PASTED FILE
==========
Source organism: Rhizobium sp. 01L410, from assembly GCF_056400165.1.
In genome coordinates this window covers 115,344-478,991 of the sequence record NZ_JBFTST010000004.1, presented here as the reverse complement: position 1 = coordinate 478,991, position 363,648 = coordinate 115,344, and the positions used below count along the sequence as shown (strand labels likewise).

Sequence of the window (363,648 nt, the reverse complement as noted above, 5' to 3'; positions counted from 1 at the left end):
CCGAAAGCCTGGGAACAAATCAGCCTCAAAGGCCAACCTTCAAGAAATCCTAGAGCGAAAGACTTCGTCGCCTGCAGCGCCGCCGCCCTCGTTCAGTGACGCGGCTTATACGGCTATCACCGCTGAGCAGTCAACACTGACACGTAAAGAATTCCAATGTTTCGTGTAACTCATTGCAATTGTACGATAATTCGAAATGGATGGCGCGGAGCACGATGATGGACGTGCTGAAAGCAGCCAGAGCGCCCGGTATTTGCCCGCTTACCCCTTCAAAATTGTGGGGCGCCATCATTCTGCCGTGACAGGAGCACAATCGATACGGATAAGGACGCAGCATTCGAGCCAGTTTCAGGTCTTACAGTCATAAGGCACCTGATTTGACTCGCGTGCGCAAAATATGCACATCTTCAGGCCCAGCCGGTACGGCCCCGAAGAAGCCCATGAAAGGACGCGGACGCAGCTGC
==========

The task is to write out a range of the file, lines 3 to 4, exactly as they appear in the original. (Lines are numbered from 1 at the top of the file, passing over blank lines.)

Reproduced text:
Sequence of the window (363,648 nt, the reverse complement as noted above, 5' to 3'; positions counted from 1 at the left end):
CCGAAAGCCTGGGAACAAATCAGCCTCAAAGGCCAACCTTCAAGAAATCCTAGAGCGAAAGACTTCGTCGCCTGCAGCGCCGCCGCCCTCGTTCAGTGACGCGGCTTATACGGCTATCACCGCTGAGCAGTCAACACTGACACGTAAAGAATTCCAATGTTTCGTGTAACTCATTGCAATTGTACGATAATTCGAAATGGATGGCGCGGAGCACGATGATGGACGTGCTGAAAGCAGCCAGAGCGCCCGGTATTTGCCCGCTTACCCCTTCAAAATTGTGGGGCGCCATCATTCTGCCGTGACAGGAGCACAATCGATACGGATAAGGACGCAGCATTCGAGCCAGTTTCAGGTCTTACAGTCATAAGGCACCTGATTTGACTCGCGTGCGCAAAATATGCACATCTTCAGGCCCAGCCGGTACGGCCCCGAAGAAGCCCATGAAAGGACGCGGACGCAGCTGC